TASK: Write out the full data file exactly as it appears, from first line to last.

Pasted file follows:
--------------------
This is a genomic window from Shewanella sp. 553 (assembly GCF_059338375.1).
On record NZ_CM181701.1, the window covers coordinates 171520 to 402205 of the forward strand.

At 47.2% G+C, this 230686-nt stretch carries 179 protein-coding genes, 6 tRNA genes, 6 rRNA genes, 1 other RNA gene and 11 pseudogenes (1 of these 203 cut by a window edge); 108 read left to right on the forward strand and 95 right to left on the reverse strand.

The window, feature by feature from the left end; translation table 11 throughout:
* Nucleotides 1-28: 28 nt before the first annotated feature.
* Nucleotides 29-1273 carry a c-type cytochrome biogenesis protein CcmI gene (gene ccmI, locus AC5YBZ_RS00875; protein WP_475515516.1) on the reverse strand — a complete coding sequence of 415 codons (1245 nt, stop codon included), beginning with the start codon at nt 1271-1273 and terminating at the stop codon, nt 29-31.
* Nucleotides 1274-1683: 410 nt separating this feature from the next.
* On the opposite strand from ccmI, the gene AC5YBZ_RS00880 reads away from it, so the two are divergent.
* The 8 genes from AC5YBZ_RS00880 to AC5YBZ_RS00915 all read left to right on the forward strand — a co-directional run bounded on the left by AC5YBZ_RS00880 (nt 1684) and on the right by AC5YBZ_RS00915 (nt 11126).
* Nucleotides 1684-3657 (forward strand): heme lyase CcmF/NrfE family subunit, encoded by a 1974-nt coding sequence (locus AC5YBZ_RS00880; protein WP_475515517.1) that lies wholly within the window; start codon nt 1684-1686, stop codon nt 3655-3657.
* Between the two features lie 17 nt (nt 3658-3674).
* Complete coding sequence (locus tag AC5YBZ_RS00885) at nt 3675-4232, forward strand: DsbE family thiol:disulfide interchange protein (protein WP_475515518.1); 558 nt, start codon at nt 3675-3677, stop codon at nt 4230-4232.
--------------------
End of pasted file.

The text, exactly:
This is a genomic window from Shewanella sp. 553 (assembly GCF_059338375.1).
On record NZ_CM181701.1, the window covers coordinates 171520 to 402205 of the forward strand.

At 47.2% G+C, this 230686-nt stretch carries 179 protein-coding genes, 6 tRNA genes, 6 rRNA genes, 1 other RNA gene and 11 pseudogenes (1 of these 203 cut by a window edge); 108 read left to right on the forward strand and 95 right to left on the reverse strand.

The window, feature by feature from the left end; translation table 11 throughout:
* Nucleotides 1-28: 28 nt before the first annotated feature.
* Nucleotides 29-1273 carry a c-type cytochrome biogenesis protein CcmI gene (gene ccmI, locus AC5YBZ_RS00875; protein WP_475515516.1) on the reverse strand — a complete coding sequence of 415 codons (1245 nt, stop codon included), beginning with the start codon at nt 1271-1273 and terminating at the stop codon, nt 29-31.
* Nucleotides 1274-1683: 410 nt separating this feature from the next.
* On the opposite strand from ccmI, the gene AC5YBZ_RS00880 reads away from it, so the two are divergent.
* The 8 genes from AC5YBZ_RS00880 to AC5YBZ_RS00915 all read left to right on the forward strand — a co-directional run bounded on the left by AC5YBZ_RS00880 (nt 1684) and on the right by AC5YBZ_RS00915 (nt 11126).
* Nucleotides 1684-3657 (forward strand): heme lyase CcmF/NrfE family subunit, encoded by a 1974-nt coding sequence (locus AC5YBZ_RS00880; protein WP_475515517.1) that lies wholly within the window; start codon nt 1684-1686, stop codon nt 3655-3657.
* Between the two features lie 17 nt (nt 3658-3674).
* Complete coding sequence (locus tag AC5YBZ_RS00885) at nt 3675-4232, forward strand: DsbE family thiol:disulfide interchange protein (protein WP_475515518.1); 558 nt, start codon at nt 3675-3677, stop codon at nt 4230-4232.